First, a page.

Things That Had to be Cut From My Leuven Phil. Paper

 

Writing about Accelerationism this year has been a blast primarily because this Philosophy seemed to grow up beside me as I have constantly had a deep disdain for my own relation to Capital (mainly how it makes me feel uncomfortable) and this necessity of having to sell my labour has since the very beginning of my working life at the age of 15 as a kitchen porter been somewhat paradoxical. On the one hand there is absolutely nothing wrong with having a career working nine to five and developing yourself, yet this always forgets that even this is not protected and guaranteed under law and the notion of rights secured by our cultural and institutional powers. This I think can be quickly summarised by saying although we do appear to be progressing towards some murky sense of equality (universal income …) this forgets a perspective that reveals a picture which challenges us to ask questions such as: If there was such a thing as a minimum wage then why is there not a maximum wage? A question like this is one we should ask ourselves; at least it will remind oneself of the sheer hypocrisy and inauthenticity of the economic superstructure known as capitalism. Let me be more clearer… I am not completely dismissing the need for some economy I am only highlighting and repeating that the one we have today is a zombie like sacrificial body – it is slowly turning us into Zombies.

After, living in Japan I regained enthusiasm for philosophy, art, and language. During this period of time I discovered a thinker who I wish to read everyday Mark Fisher, and through Fisher I discovered Nick Land. Land is one of those peeps responsible for accelerationism having a pro-capitalist agenda and therefore was in need of critique. When critiquing someone’s work it also at the same time a mark of respect and an acknowledgement even if it takes the form of a miss-reading of the original authors intentions. I am not saying this is what I have intentionally done, but the entire history of philosophy is most likely one incomprehensible miss-reading. I felt obliged to do this because one is vigilant against Land being used by those forces of the political spectrum that would look to the past undemocratic social forms and see a positive in sacrificing humanity as we now glimpse it. I saw an over-dependency on the very real figure of the cyborg and a dismissal of some of the positive qualities we all semi-consciously enact.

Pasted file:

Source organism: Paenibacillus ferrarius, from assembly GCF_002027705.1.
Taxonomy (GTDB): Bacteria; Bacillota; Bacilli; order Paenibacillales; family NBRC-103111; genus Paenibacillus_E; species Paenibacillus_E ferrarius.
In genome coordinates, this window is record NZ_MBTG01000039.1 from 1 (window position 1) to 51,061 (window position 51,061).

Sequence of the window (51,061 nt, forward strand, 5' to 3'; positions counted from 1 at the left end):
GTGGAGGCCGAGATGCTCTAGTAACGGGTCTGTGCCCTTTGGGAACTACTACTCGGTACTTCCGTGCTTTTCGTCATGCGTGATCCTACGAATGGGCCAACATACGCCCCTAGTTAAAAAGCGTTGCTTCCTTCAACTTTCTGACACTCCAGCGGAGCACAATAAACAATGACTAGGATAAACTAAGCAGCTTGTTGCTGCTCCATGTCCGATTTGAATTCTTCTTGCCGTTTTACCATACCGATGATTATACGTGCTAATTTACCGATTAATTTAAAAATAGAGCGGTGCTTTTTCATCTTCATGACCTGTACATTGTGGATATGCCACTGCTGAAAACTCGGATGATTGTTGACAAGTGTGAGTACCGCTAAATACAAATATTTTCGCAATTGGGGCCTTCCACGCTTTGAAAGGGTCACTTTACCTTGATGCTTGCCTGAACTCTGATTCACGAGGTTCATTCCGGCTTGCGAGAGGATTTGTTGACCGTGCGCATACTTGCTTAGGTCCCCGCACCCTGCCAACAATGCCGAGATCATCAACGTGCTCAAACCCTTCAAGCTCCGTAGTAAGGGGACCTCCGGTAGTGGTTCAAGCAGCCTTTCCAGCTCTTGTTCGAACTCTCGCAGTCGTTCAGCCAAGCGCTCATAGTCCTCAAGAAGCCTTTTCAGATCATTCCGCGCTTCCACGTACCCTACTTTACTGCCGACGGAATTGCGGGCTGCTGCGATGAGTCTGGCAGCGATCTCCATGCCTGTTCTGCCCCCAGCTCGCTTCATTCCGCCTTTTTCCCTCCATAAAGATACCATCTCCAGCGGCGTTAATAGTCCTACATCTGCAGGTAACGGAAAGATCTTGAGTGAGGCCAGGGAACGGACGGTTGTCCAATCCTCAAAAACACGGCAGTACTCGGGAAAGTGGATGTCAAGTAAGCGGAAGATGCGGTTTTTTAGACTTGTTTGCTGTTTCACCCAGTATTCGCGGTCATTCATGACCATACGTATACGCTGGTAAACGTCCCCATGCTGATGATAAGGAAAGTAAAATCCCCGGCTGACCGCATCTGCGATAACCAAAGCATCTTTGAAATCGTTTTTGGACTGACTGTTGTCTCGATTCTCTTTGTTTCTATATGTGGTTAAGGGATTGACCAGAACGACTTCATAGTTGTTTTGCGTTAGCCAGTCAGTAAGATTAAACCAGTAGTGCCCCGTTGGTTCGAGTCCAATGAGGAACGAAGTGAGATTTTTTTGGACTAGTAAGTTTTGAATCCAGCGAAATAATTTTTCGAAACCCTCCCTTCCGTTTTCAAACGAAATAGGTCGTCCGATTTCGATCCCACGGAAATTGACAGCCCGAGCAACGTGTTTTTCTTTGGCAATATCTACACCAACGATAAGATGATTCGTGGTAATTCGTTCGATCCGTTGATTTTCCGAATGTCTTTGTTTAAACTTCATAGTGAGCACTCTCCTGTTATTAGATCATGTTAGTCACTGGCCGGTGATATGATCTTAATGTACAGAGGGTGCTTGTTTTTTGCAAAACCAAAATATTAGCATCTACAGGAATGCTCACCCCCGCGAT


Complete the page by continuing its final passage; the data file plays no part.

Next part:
My paper The Existential Politics of Acceleration offers an argument that attempts to think through ‘death’ and specifically the idea of the death of humanity that is seen by some as an inevitability. Resulting in an argument that expresses the existential alternatives to any unnecessary sacrifice. I have to express gratitude to everyone that read the drafts of the paper, offering great advice, and especially to our teacher Dr. Marieke Brugnera who after reading the first draft pointed me to Sophocles’s Oedipus the King to help me structure the writing. Marieke is an awesome reader of Soren Kierkegaard and wrote her phd on this prince of existentialism and Deleuze. Critical theorist Benjamin Noy’s book was also something that greatly supported this ambition to contribute to the growing criticism of this contemporary philosophical movement.

During the process of editing and rewriting some things where left out because they where all too much to fit into one BA Paper… The following is a list of such leftovers perhaps to some individuals this may be of interest (Also sorry about all this talk on death but hey this is philosophy after all?).

  • The Inevitable Death of Your Parents Gives You Language

This does not just apply to one’s biological parents but also to progression from something in the past that generates the language of today. I think even if we consider the inevitable demise of ones parents this does carry such huge importance that I see it as foundational for the way you as a child, all of us as children of a mother or father inherit our language from our parents, yet their death is also your death, just as your birth is also their birth. Freud’s use of Oedipus and Sophocles play itself shows one of the two most disturbing possible behaviours of the human: incest and canabilistic potential. Yet, I have chosen to read it as a structure that allows us to approach language with wiser eyes. … Also, I used a little bit of modal logic to diagram this (it has a Hegelian flavour to it:)):

Ba paper logic cryptogram